Retail Confessions: Chanel, Part I
"There was a woman whose dog had chewed on her python flats... She was like, 'I spent $12,000 on these shoes.'"
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In “Retail Confessions,” luxury retail employees talk about what it’s really like to sell the world’s most expensive fashion items. Anonymity is granted to allow for the most honest discussion. Below, we hear from a former employee of one of Chanel’s Las Vegas boutiques, who worked there in the 2010s. A second part on Chanel, featuring different geographic markets, will come out next week for paid subscribers. This interview has been edited and condensed for clarity.
So, Las Vegas. What was it like?
I was in charge of repairs. One time, this woman had put her new white lambskin bag through TSA – they had just thrown it onto the conveyor belt – and it was crushed, it was stained different colors, streaked black. She brought it back in, like, “Fix this.” And I'm like, I have no idea what I'm supposed to do with this.
Because it's lambskin leather, it's very hard to clean. We tried very hard to let people know, these are the care instructions, this is a very nice, delicate bag. And she just went off on me like, “This is terrible. You're not doing your job correctly. You don't know what you're doing.” I had a lot of people treat me subpar.
What other repairs did people request?
We had a lot of people who would leave their lipstick open in their bag or spill a coffee in their bag. And I understand, accidents happen. Those were heartbreaking for me because they had spent so much.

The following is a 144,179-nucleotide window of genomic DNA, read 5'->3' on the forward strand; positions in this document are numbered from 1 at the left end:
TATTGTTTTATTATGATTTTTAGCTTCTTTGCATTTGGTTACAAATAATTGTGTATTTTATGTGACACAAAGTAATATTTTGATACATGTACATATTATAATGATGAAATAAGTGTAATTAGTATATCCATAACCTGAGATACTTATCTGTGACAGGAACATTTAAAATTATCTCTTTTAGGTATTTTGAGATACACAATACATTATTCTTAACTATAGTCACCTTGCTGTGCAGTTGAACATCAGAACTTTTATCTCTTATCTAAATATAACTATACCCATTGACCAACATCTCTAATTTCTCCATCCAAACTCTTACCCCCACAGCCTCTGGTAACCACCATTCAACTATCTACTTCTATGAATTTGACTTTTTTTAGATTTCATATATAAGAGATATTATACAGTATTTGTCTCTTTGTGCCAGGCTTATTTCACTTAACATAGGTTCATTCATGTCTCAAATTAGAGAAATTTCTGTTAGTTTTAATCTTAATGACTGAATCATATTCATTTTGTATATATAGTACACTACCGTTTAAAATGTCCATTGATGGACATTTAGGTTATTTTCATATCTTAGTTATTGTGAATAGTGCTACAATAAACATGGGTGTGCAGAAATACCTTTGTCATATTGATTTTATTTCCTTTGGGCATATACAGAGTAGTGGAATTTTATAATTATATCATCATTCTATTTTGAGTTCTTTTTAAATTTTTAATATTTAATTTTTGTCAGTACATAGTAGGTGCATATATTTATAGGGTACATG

There was a woman whose dog had chewed on her python flats. They were very pretty. They were blue. I was like, “I don't know how we're going to fix this. We could reinforce it, but at the end of the day, a dog chewed on it.” She was very unhappy because she was like, “I spent $12,000 on these shoes.”
I imagine that in Las Vegas you get some interesting customers.
We would get a lot of people who would wander in from off the strip drunk, maybe high, just doing their thing, but [under the influence]. This woman came in and she wanted to try on ready-to-wear. We're not going to deny anyone, so if she wants to try on things, we'll let her. She ended up walking into our fitting rooms and threw up on three different pieces – like $30,000 [worth of clothes]. We didn't even know what to do.
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